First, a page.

Prominent among the judges and lawyers who lived in Middlesex were Sir Samuel Dodd, Chief Baron of the Exchequer under George I and owner of Colham Manor in Hillingdon; Sir John Bankes, Lord Chief Justice during the Civil Wars, who lived at Stanwell ; Sir Matthew Hale, Lord Chief Justice from 1671 to 1676, had a house at Acton; Lord Chief Justice Popham, who held office under Queen Elizabeth and King James I, resided at Friern Barnet; and Lord Chief Justice Cholmley, who was a witness to the will by which King Edward VI attempted to exclude his sister Mary from the throne, lived at Renters in Hendon. He founded a free grammar school at Highgate. Sir Francis Bacon spent much of his time in Twickenham, where he entertained Queen Elizabeth at his house in Twickenham Park. He died at the Earl of Arundel’s house at Highgate in 1626. Sir Orlando Bridgeman, who presided as Lord Chief Baron at the trial of the regicides, is buried at Teddington.

The Newdigate family lived at Harefield. William Lenthall, Speaker of the House of Commons during the Long Parliament, lived in Twickenham; and Joseph Ayloffe the famous antiquary lived at Hendon.

The arts are especially well represented. Hogarth’s house still stands in Chiswick, and the small house in Church Street, Edmonton, where Charles Lamb lived from 1833, is now known as Lamb’s Cottage. Both he and his sister Mary are buried in Edmonton churchyard. John Keats was born in Enfield and spent part of his early life in Edmonton. Thomas Hood and Leigh Hunt lived in Southgate. William Byrd, the Elizabethan composer, had a house at Harlington. Alexander Pope, Sir John Suckling, Paul Whitehead, Sir Godfrey Kneller, Horace Walpole, J. M. W. Turner and Alfred Tennyson were all residents of Twickenham. Twickenham also has connections with two famous novels. Tradition has it that Henry Fielding’s Tom Jones was written while he was living in Back Lane. Number 4, Ailsa Park Villas was the summer residence of Charles Dickens in 1838. Since he wrote Oliver Twist in that year, he may have written part of the book in Twickenham.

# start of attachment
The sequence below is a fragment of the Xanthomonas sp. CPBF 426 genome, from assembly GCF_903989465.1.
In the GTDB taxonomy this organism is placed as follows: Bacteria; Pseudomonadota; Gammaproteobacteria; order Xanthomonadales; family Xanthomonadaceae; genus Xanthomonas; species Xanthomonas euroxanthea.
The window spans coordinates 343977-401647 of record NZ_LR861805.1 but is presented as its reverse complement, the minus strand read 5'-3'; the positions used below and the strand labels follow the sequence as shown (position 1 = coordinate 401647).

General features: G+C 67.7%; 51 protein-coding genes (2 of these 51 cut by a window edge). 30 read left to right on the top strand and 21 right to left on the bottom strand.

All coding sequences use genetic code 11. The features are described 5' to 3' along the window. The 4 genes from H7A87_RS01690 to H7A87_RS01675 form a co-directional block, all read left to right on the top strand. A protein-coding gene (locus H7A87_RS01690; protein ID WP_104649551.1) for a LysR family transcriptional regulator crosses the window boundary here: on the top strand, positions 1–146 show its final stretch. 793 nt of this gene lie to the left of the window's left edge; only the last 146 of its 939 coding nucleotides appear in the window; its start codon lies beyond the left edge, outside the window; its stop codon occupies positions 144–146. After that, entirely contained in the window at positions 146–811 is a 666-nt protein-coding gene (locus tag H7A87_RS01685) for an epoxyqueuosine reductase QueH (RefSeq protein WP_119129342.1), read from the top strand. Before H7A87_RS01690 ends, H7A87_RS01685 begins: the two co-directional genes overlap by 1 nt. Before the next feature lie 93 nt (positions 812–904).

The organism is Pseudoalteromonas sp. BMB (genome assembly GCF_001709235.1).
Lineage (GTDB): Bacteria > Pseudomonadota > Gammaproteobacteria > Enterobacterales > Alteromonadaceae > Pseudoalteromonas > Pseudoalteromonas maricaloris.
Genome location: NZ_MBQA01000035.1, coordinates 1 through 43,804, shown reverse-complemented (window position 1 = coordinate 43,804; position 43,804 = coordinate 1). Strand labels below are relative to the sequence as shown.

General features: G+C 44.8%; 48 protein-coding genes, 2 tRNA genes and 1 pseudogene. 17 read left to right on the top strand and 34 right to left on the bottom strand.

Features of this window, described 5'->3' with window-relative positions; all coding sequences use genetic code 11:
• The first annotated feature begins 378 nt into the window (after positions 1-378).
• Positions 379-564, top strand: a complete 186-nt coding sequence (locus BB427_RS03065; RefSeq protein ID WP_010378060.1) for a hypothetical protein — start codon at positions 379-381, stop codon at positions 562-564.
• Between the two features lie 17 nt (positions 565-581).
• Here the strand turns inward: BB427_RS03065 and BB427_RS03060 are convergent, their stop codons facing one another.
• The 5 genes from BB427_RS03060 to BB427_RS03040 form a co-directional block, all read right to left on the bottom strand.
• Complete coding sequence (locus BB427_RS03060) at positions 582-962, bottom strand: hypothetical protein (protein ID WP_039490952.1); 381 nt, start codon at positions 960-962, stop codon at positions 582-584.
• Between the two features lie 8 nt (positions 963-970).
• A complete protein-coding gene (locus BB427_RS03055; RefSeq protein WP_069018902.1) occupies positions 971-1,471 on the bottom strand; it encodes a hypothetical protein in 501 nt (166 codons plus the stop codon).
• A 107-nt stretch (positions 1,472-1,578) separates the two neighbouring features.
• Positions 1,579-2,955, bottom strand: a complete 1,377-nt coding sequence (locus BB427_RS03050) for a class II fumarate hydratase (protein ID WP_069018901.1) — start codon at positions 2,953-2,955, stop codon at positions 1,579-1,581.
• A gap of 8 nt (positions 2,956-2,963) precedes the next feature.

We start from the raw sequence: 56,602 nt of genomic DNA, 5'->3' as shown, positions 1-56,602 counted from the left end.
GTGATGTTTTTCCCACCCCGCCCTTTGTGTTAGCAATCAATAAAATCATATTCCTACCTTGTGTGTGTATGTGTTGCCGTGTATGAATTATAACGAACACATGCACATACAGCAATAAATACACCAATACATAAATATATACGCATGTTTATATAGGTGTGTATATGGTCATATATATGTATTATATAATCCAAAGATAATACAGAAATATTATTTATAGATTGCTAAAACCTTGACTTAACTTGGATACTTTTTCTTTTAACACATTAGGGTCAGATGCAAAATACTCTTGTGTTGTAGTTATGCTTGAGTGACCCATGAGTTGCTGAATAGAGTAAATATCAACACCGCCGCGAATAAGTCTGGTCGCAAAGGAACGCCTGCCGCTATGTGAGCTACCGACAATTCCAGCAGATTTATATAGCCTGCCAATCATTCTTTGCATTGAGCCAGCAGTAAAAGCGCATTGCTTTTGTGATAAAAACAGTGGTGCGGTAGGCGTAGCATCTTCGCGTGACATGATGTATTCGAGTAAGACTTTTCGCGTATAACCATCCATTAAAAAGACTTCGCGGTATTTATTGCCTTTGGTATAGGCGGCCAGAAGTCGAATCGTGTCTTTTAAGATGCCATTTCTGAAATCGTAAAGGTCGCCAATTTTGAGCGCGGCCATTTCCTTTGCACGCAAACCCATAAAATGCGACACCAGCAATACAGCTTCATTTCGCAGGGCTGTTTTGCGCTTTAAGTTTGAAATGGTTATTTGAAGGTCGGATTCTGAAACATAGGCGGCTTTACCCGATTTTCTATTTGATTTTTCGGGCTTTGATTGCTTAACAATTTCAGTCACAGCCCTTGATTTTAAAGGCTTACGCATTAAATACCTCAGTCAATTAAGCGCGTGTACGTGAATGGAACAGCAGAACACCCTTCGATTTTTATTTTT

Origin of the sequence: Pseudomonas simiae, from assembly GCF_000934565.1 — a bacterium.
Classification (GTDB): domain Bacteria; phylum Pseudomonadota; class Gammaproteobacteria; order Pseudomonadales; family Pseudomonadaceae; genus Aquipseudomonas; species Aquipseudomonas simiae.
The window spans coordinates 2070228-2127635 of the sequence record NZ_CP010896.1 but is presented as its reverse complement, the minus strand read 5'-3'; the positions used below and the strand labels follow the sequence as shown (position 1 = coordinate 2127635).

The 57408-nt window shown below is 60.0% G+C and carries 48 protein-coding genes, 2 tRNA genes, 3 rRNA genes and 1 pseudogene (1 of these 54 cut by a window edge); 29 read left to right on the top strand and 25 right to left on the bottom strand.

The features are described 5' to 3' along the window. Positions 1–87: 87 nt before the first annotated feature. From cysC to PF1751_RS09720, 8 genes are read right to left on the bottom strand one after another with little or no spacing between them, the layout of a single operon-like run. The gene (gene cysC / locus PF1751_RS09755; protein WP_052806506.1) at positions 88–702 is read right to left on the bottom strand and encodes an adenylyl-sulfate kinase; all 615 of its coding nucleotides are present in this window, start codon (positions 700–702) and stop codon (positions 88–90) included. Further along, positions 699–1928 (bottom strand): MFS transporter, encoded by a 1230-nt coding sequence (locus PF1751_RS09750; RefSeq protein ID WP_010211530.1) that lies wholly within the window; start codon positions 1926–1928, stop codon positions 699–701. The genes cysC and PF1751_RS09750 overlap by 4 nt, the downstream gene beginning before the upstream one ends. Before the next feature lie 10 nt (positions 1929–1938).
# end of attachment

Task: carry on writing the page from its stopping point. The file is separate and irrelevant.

In his later years Henry Fielding had a country house at Fordbrook, Ealing. It was from here in 1753 that he wrote to the Duke of Newcastle giving his views on the “cause célèbre” of the time, the case of Elizabeth Canning who, after declaring she had been abducted and imprisoned in Enfield, was convicted of perjury.

Thomas Love Peacock had a house at Lower Halliford, Shepperton. John Norden, the cartographer, lived at Hendon. David Garrick, before moving to Hampton, was Lord of the Manor of Hendon from 1765 to 1778, and was indicted in 1774, “by reason of his tenure of the said Manor “, for failing to repair part of the bridge.

John Gay, the author of The Beggar’s Opera, and Colley Cibber, the dramatist and actor, lived at Twickenham; John Rich, the pioneer of the pantomime, lived at Cowley, in a house once belonging to Barton Booth, a celebrated tragedian, reputed to be unrivalled as the ghost in Hamlet; Peg Woffington is buried in Teddington Parish Church and her contemporaries, Hannah Pritchard and Kitty Clive, both lived at Twickenham. Joseph Grimaldi, the clown, lived at Fallow Corner, Finchley, from 1806 to 1827. Grim’s Dyke, Harrow, was the residence of Sir William Gilbert.

Sir Herbert Beerbohm Tree lived at Walpole House, Chiswick, which tradition identifies with “Miss Pinkerton’s Academy for Young Ladies” in Vanity Fair. Thackeray, in 1817, went to boarding school in Chiswick Mall.

D. Blackmore lived for a time at Gomer House, Teddington.

William Hobbayne lived at Hanworth, where he founded a charity and school; and Thomas Arnold, headmaster of Rugby, started a school in his house at Laleham where his son Matthew was born.

William Penn the Quaker and colonist lived at Teddington in 1688, and Sir William Berkeley, Governor of Virginia, was buried at Twickenham in 1677.

These are by no means all the famous characters in history and literature associated with Middlesex, but their names are sufficient to foster the hope that coming generations may add equally distinguished names to its future history.